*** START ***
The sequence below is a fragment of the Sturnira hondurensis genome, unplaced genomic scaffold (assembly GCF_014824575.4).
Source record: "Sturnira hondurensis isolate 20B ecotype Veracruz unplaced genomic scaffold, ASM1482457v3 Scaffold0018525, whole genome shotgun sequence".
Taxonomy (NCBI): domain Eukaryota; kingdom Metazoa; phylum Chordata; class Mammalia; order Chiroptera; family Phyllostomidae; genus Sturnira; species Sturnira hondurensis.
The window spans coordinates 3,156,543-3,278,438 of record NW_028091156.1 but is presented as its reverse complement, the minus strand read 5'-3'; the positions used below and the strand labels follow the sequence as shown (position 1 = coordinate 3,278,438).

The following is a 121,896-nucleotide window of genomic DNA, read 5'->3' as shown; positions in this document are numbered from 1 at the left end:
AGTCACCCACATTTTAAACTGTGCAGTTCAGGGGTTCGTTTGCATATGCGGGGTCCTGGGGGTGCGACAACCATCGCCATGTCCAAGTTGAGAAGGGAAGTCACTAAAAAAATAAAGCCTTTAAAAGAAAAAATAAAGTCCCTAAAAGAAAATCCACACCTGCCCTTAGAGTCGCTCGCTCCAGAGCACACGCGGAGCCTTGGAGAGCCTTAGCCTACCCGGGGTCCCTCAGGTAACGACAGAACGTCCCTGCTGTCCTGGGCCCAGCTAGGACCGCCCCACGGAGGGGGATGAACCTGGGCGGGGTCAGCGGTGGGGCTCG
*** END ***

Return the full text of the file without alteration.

The sequence below is a fragment of the Sturnira hondurensis genome, unplaced genomic scaffold (assembly GCF_014824575.4).
Source record: "Sturnira hondurensis isolate 20B ecotype Veracruz unplaced genomic scaffold, ASM1482457v3 Scaffold0018525, whole genome shotgun sequence".
Taxonomy (NCBI): domain Eukaryota; kingdom Metazoa; phylum Chordata; class Mammalia; order Chiroptera; family Phyllostomidae; genus Sturnira; species Sturnira hondurensis.
The window spans coordinates 3,156,543-3,278,438 of record NW_028091156.1 but is presented as its reverse complement, the minus strand read 5'-3'; the positions used below and the strand labels follow the sequence as shown (position 1 = coordinate 3,278,438).

The following is a 121,896-nucleotide window of genomic DNA, read 5'->3' as shown; positions in this document are numbered from 1 at the left end:
AGTCACCCACATTTTAAACTGTGCAGTTCAGGGGTTCGTTTGCATATGCGGGGTCCTGGGGGTGCGACAACCATCGCCATGTCCAAGTTGAGAAGGGAAGTCACTAAAAAAATAAAGCCTTTAAAAGAAAAAATAAAGTCCCTAAAAGAAAATCCACACCTGCCCTTAGAGTCGCTCGCTCCAGAGCACACGCGGAGCCTTGGAGAGCCTTAGCCTACCCGGGGTCCCTCAGGTAACGACAGAACGTCCCTGCTGTCCTGGGCCCAGCTAGGACCGCCCCACGGAGGGGGATGAACCTGGGCGGGGTCAGCGGTGGGGCTCG